(3 of 3)
Five months later, Green was honorably discharged with a "personality disorder." In fiscal 2005, 1,038 soldiers--or 0.21% of those on active duty--were discharged with this classification, which used to be referred to as Section 8. (Corporal Klinger was always trying to get one on M*A*S*H.) An Army spokeswoman says such cases can take weeks or even months to process and require a psychiatric evaluation followed by an opportunity for the soldier to modify his behavior as well as the option to file an appeal.
The Pentagon won't say how long it took to process Green's case. But even if his possible instability helped lead to the atrocity, that doesn't explain why his fellow soldiers allegedly participated in the incident--including one who reportedly joined Green in the rape--and helped him cover his tracks. The names of these other soldiers have yet to be released.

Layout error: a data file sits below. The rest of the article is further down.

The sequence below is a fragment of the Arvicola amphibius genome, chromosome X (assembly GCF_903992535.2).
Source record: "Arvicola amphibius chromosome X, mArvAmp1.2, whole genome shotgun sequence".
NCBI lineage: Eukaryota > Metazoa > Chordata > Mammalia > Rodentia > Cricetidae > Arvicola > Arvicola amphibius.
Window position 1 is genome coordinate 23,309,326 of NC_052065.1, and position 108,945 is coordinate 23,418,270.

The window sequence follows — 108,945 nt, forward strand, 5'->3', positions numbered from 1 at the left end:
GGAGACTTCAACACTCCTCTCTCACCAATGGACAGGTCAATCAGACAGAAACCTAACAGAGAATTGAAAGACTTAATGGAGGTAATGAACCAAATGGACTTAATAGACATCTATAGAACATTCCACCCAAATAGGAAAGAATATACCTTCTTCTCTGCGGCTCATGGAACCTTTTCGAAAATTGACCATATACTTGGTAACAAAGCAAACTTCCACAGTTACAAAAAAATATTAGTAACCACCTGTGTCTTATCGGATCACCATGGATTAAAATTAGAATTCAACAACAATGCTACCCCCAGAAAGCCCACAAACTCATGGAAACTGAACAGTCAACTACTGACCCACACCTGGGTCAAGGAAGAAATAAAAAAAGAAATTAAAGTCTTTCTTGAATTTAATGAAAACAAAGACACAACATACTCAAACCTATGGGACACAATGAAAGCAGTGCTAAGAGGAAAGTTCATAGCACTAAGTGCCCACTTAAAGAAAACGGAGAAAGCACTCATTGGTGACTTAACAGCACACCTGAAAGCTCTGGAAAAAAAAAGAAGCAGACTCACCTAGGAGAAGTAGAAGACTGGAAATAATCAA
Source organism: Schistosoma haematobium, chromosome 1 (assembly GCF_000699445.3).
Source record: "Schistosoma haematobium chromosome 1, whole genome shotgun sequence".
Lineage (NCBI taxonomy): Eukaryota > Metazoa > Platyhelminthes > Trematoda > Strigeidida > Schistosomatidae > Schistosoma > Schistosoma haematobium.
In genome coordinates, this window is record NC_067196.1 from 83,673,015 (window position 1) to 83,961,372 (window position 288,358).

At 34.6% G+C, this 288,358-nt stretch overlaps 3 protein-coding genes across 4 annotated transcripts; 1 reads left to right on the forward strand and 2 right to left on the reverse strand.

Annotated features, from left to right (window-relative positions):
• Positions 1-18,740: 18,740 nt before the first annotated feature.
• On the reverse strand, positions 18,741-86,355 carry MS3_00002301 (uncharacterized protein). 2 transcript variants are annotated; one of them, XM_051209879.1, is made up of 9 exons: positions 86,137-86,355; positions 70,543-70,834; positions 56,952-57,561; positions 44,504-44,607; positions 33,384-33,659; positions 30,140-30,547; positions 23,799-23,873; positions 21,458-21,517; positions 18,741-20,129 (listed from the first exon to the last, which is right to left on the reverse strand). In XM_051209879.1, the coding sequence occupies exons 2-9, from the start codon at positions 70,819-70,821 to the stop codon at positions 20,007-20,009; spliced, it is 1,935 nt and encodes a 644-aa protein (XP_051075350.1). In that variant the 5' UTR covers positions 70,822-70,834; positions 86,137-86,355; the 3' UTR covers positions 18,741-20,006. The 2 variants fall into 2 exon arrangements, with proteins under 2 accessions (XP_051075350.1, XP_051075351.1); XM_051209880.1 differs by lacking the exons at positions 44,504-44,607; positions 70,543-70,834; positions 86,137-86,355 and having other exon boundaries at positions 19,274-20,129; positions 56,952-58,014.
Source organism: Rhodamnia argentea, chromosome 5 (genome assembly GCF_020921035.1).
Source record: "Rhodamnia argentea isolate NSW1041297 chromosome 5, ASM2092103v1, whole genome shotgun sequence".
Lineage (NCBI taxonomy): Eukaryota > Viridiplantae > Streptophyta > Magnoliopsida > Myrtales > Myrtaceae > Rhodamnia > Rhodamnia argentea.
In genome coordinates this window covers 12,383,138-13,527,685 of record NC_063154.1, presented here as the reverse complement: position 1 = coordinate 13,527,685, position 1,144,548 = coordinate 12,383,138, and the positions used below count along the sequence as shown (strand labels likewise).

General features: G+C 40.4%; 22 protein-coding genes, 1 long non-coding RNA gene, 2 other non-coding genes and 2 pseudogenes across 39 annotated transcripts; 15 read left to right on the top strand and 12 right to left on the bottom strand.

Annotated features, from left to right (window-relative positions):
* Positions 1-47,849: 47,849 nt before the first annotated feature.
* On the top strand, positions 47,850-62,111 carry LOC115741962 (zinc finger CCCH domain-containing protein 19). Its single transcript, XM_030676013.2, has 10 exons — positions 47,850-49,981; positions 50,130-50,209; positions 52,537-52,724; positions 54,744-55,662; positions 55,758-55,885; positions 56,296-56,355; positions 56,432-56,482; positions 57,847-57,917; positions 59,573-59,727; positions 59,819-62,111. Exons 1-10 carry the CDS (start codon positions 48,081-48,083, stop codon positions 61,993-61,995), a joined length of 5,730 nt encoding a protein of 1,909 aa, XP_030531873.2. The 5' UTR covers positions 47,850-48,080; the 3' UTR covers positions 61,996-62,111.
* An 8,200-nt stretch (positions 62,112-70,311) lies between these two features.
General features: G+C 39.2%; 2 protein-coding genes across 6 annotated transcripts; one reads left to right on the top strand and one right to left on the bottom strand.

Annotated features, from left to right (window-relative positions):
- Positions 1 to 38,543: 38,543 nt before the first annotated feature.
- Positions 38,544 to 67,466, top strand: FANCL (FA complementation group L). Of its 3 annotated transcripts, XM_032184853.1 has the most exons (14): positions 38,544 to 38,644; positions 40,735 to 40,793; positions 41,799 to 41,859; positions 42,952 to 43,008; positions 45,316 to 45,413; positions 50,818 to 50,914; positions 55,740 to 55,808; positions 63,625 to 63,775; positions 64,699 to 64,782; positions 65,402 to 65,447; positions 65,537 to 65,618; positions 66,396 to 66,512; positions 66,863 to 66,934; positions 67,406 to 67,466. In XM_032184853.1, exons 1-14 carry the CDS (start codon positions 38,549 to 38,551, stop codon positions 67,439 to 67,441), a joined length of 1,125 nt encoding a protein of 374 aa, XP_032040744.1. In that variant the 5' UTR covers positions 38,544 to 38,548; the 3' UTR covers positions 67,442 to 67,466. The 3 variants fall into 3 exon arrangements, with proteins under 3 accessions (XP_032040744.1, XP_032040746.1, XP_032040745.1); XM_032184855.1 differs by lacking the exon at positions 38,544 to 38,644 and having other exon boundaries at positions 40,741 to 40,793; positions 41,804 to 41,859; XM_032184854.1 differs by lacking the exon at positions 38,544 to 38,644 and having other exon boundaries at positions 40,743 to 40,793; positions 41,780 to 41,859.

Green, meanwhile, is scheduled to be arraigned next month in Kentucky--home to Fort Campbell, where he was most recently stationed--and could end up facing the death penalty. Close relatives won't talk about him. Even distant ones are reluctant. In tiny Denver City, Texas, where he spent a couple of years with his mother's ex-husband and which he claimed as his hometown on Army paperwork, Green's former stepgrandfather thought back about the meals they had shared. "He always seemed a little bit different," B.J. Carr said, before his wife interrupted, "We don't know that boy."